The Graving Dock
A floating coffin draws Brooklyn homicide detective Jack Leightner into a murder investigation in hidden parts of New York Harbor and the old Brooklyn Navy Yard in this second novel in Edgar Award finalist Gabriel Cohen’s acclaimed crime series.
At a bed and breakfast in upstate New York, Brooklyn homicide detective Jack Leightner is doing his best to propose to his girlfriend. When the hotel staff loses the engagement ring, romance is put on hold and Leightner returns to Brooklyn to tangle once more with death. A boy has been found floating by the Red Hook pier in a handmade coffin that suggests a burial at sea. But when a second victim turns up, Leightner senses a vile pattern.
The last time he worked Red Hook, the old waterfront was a ghost town. Now, gentrification is reshaping the quiet cobblestoned streets, with big-box stores and condos being built where longshoremen once lived, worked, loved, and died. But even in this shiny new Brooklyn, Leightner knows, there are corners where darkness reigns.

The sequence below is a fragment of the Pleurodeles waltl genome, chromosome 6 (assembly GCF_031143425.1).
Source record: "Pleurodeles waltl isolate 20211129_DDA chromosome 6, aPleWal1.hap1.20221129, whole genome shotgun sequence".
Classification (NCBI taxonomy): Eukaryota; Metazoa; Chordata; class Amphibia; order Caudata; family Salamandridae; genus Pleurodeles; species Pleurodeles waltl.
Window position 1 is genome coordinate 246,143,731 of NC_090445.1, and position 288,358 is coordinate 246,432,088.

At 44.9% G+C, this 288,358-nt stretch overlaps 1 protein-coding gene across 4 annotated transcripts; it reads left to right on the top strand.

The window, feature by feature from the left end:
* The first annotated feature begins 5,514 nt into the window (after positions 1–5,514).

The Graving Dock is the 2nd book in the Jack Leightner Crime Novels, but you may enjoy reading the series in any order.
Death and recovery consume Det. Jack Leightner in his second appearance and validate the praise Cohen received for Red Hook (2001). Winter is settling over New York harbor and a small coffin containing the body of a boy floats off a Red Hook pier. The box was assembled without nails and the corpse treated carefully. But by whom? Jack is temporarily assigned to his old Brooklyn neighborhood, once the hub of a thriving shipping industry, now decrepit but on the brink of gentrification. Tommy Balfa, the other officer on the case, leaves Jack alone except for favors he can call in. Oddly, Jack welcomes this challenge as a distraction from personal problems such as his repeated failure to propose to his magnificent girlfriend, even though working in Red Hook brings up his guilt over his brother's death when they were kids on the streets. Cohen offers not just a mystery but a satisfying elegy for vanished ways of life.